Israeli propagandists can leak anything to the New York Times and they will guarantee to put it on the front page. It must be nice.

Thursday, June 19, 2008

Lessons on Lebanese history by comrade Rami.
"Mahfouz wrote in a classical Arabic, which is comparable to Shakespearean English and doesn’t lend itself easily to translation..." What do I do with those in the West who write about Arab culture and language and who don't know what they are talking about? In fact, Mahfouz wrote in a language close to newspapers' Arabic.
A call for the Arab religious establishments to end their burning of books and censoring of thought.
"A police official said the department received "a flood of calls reporting a suspicious object. Army units sealed off the area as a sapper opened the bag and found feminine underwear."" (thanks Sophie)
"Egyptian sources said they had recently received tunnel-detection devices from the US that would help them battle the smuggling, and that Egyptian personnel were receiving military instruction in California to help them to battle the smugglers. Israel continues to reject Cairo's request to be allowed to exceed limits set in the Egyptian-Israeli peace treaty and raise the number of its troops along the Philadelphi Corridor from 750 to 3,000. While the Egyptians say they need more men to do a better job stopping the smuggling, Israel says Cairo is not using the manpower at its disposal effectively." (thanks Electronic Ali)
An-Nahar salutes the "courage" of Jeffrey Feltman. (thanks Haytham)
"When he speaks publicly, Lt. Cmdr. William C. Kuebler, a military lawyer for a Guantánamo detainee, is careful to say his remarks do not reflect the views of the Pentagon. As if anybody would make that mistake. In his Navy blues, the youthful commander could pass for an eager cadet. But give him a minute on the subject of his client, a terrorism suspect named Omar Khadr, and he sounds like some 1960s radical lawyer, an apple-cheeked William Kunstler in uniform. The Bush administration’s war crimes system “is designed to get criminal convictions” with “no real evidence,” Commander Kuebler says. Or he lets fly that military prosecutors “launder evidence derived from torture.”""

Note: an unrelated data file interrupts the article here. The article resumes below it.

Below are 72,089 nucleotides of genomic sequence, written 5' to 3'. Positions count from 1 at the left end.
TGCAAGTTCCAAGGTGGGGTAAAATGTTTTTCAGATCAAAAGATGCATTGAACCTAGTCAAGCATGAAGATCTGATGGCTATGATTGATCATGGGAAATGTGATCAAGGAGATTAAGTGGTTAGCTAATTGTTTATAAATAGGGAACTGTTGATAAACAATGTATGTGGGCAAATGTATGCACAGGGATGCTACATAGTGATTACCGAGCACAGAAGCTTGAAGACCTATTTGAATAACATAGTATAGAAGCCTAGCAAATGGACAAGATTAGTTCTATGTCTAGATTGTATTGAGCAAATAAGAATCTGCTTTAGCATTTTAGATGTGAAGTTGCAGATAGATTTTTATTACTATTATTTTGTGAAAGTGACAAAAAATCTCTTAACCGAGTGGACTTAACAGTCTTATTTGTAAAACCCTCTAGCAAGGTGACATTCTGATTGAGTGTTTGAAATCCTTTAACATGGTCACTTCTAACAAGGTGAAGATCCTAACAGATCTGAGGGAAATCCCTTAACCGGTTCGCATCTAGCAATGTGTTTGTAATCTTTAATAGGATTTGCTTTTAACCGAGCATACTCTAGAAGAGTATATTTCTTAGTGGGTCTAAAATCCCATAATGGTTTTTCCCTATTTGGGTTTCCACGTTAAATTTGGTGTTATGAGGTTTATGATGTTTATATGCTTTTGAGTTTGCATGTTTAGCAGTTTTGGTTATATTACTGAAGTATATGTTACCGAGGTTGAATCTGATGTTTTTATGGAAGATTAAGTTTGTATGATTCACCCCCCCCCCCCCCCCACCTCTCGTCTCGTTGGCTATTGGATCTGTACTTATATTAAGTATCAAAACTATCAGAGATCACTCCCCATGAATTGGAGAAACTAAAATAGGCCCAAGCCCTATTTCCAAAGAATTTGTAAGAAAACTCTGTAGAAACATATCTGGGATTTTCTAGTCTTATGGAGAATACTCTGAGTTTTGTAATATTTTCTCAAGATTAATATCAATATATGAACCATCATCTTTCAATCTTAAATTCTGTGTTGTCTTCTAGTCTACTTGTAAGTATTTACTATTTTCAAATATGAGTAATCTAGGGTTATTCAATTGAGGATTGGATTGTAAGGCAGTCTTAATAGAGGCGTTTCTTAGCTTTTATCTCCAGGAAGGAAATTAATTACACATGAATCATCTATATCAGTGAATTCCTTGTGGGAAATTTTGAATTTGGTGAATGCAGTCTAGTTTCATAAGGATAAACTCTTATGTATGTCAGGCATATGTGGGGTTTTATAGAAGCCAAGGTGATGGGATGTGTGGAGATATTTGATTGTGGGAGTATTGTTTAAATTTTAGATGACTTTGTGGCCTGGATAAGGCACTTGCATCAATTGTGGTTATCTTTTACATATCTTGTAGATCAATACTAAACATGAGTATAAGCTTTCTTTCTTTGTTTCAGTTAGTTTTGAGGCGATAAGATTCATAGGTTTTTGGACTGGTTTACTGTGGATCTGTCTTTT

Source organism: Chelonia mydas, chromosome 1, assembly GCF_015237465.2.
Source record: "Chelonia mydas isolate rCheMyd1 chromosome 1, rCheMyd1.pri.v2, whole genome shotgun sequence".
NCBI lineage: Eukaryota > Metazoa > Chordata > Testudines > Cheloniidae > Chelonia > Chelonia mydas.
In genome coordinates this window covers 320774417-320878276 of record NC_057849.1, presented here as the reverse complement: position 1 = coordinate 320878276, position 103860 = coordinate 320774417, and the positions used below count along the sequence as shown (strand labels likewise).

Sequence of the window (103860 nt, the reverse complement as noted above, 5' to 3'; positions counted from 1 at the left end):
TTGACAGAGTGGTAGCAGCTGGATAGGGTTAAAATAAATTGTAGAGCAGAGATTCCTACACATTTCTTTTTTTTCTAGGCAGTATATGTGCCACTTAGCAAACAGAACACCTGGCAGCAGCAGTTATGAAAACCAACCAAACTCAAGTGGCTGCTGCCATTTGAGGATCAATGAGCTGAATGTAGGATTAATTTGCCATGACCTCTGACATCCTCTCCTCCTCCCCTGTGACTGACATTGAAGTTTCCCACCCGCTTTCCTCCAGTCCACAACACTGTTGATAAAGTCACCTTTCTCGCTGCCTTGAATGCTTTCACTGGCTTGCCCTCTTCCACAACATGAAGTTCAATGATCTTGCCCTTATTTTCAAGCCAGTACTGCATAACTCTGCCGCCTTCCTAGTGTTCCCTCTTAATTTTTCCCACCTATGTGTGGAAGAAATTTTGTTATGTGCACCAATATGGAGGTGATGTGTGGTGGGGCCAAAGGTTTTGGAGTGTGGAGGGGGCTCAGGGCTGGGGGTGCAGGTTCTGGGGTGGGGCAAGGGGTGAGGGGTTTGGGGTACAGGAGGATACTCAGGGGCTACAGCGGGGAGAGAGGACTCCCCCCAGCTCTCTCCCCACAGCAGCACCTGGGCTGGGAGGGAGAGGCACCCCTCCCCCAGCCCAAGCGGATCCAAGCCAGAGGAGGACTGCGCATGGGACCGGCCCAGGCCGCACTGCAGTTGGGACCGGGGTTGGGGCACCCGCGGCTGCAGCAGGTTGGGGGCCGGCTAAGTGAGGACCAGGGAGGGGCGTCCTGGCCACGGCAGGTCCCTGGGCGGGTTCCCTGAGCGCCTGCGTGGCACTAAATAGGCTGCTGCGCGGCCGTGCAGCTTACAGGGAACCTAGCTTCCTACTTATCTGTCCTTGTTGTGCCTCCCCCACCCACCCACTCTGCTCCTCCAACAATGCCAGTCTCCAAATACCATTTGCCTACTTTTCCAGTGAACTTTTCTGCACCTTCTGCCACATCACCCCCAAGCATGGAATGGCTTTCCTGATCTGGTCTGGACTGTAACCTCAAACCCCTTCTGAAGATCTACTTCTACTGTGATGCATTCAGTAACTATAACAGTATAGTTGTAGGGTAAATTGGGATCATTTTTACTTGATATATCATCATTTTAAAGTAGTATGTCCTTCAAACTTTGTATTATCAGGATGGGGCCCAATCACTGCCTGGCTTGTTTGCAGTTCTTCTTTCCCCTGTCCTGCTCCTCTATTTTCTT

Al-Arabiya TV started the newscast today by reporting on the "horror" and "terror" that residents of Israeli towns suffered from Hamas bombing. It almost added that constant Israeli bombings of Gaza was intended as a joke.
"Four Western oil companies are in the final stages of negotiations this month on contracts that will return them to Iraq, 36 years after losing their oil concession to nationalization as Saddam Hussein rose to power. Exxon Mobil, Shell, Total and BP — the original partners in the Iraq Petroleum Company — along with Chevron and a number of smaller oil companies, are in talks with Iraq’s Oil Ministry for no-bid contracts to service Iraq’s largest fields, according to ministry officials, oil company officials and an American diplomat. The deals, expected to be announced on June 30, will lay the foundation for the first commercial work for the major companies in Iraq since the American invasion, and open a new and potentially lucrative country for their operations. The no-bid contracts are unusual for the industry, and the offers prevailed over others by more than 40 companies, including companies in Russia, China and India. The contracts, which would run for one to two years and are relatively small by industry standards, would nonetheless give the companies an advantage in bidding on future contracts in a country that many experts consider to be the best hope for a large-scale increase in oil production. There was suspicion among many in the Arab world and among parts of the American public that the United States had gone to war in Iraq precisely to secure the oil wealth these contracts seek to extract. The Bush administration has said that the war was necessary to combat terrorism. It is not clear what role the United States played in awarding the contracts; there are still American advisers to Iraq’s Oil Ministry."" (thanks Ali)
MSNBC kept repeating yesterday that a rainbow appeared mysteriously (and miraculously) over Washington, DC just after the service for Tim Russert. They implied that their God was involved somehow. I am sure that their God, taking time from his busy schedule of judging peoples and casting them to his Rotisserie-of-humans hell, watches American cable news all the time.
"The Army general who led the investigation into prisoner abuse at Iraq's Abu Ghraib prison accused the Bush administration Wednesday of committing "war crimes" and called for those responsible to be held to account." (thanks Olivia)
Zarqawi's successor in sectarian agitation is ally of the U.S. in Lebanon: Shaykh Muhammad `Ali Al-Juzu Unplugged. (thanks Kifah)